Friday, December 30, 2011

It's not a spinning disk either ...

Remember when a year and a half ago, I mentioned that the 'thing' that enables one to render compressive measurement universal and timeless should not be called a light modulating device or a rotating collection of masks, but rather a Randomized Carousel.

Mad Men ´The Carousel´ from Emilio on Vimeo.

Well, it looks like we have an instance of one: Spinning disk for compressive imaging by H. Shen, L. Gan, N. Newman, Y. Dong, C. Li, Y. Huang, and Y. C. Shen. The abstract reads:

We report the first, to the best of our knowledge, experimental implementation of a spinning-disk configuration for high-speed compressive image acquisition. A single rotating mask (i.e., the spinning disk) with random binary patterns was utilized to spatially modulate a collimated terahertz (THz) or IR beam. After propagating through the sample, the THz or IR beam was measured using a single detector, and THz and IR images were subsequently reconstructed using compressive sensing. We demonstrate that a 32-by-32 pixel image could be obtained from 160 to 240 measurements in both the IR and THz ranges. This spinning-disk configuration allows the use of an electric motor to rotate the spinning disk, thus enabling the experiment to be performed automatically and continuously. This, together with its compact design and computational efficiency, makes it promising for real-time imaging applications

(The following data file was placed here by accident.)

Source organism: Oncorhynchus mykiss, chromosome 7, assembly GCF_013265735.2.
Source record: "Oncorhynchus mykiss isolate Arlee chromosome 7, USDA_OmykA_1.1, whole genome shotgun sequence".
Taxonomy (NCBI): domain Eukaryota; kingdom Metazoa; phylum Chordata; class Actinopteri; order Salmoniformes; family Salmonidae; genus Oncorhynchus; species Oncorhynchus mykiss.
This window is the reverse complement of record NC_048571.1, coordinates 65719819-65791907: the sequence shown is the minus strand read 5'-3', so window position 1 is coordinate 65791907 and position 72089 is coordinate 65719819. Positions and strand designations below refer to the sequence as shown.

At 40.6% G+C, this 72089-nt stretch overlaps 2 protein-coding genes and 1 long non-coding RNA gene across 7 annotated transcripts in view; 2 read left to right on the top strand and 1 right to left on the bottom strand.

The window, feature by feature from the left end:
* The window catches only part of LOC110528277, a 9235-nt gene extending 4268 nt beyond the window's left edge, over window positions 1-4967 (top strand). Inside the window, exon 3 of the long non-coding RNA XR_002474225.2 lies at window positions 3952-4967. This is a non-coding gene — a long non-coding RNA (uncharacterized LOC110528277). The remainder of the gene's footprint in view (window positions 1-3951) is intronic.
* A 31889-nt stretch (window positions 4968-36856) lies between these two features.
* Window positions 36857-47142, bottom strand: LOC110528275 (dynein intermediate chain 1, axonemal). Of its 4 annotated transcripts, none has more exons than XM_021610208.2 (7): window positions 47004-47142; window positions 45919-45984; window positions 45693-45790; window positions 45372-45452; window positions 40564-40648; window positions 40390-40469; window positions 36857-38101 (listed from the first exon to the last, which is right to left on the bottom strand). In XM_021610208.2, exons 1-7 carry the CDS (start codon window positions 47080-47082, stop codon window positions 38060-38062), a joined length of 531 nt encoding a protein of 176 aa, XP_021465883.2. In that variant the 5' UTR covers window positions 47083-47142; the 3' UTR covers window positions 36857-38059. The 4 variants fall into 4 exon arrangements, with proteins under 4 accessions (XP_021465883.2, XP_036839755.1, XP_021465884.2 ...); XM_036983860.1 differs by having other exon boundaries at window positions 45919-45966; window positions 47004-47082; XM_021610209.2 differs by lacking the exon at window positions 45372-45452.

While the paper is behind a paywall, here are the videos showing some results of reconstruction using:

TV-min nonlinear algorithm
 MMSE linear estimation

This will be added to compressive sensing hardware shortly.

Credit: AMC, Mad Men.
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Anonymous said...

BTW, I recently learned that the spinning disk is used in confocal microscopy for making the laser sample scan faster [1]. No randomness there... for the moment.

The idea traces back to 1920 with the Nipkow disk [2]



Igor said...

Good catch Anonymnous.


Mike Hughes said...

It looks like this could be a solution to getting acceptable frame rates from CS cameras.

What I find most interesting about this is that the correlation between adjacent frames doesn't appear to affect the image quality very much - there are no obvious artefacts.

I guess the drawback of this approach is that it is harder to know exactly what mask you are applying at any one time. With an SLM you know what mask you have applied as it's whatever you have sent to the SLM.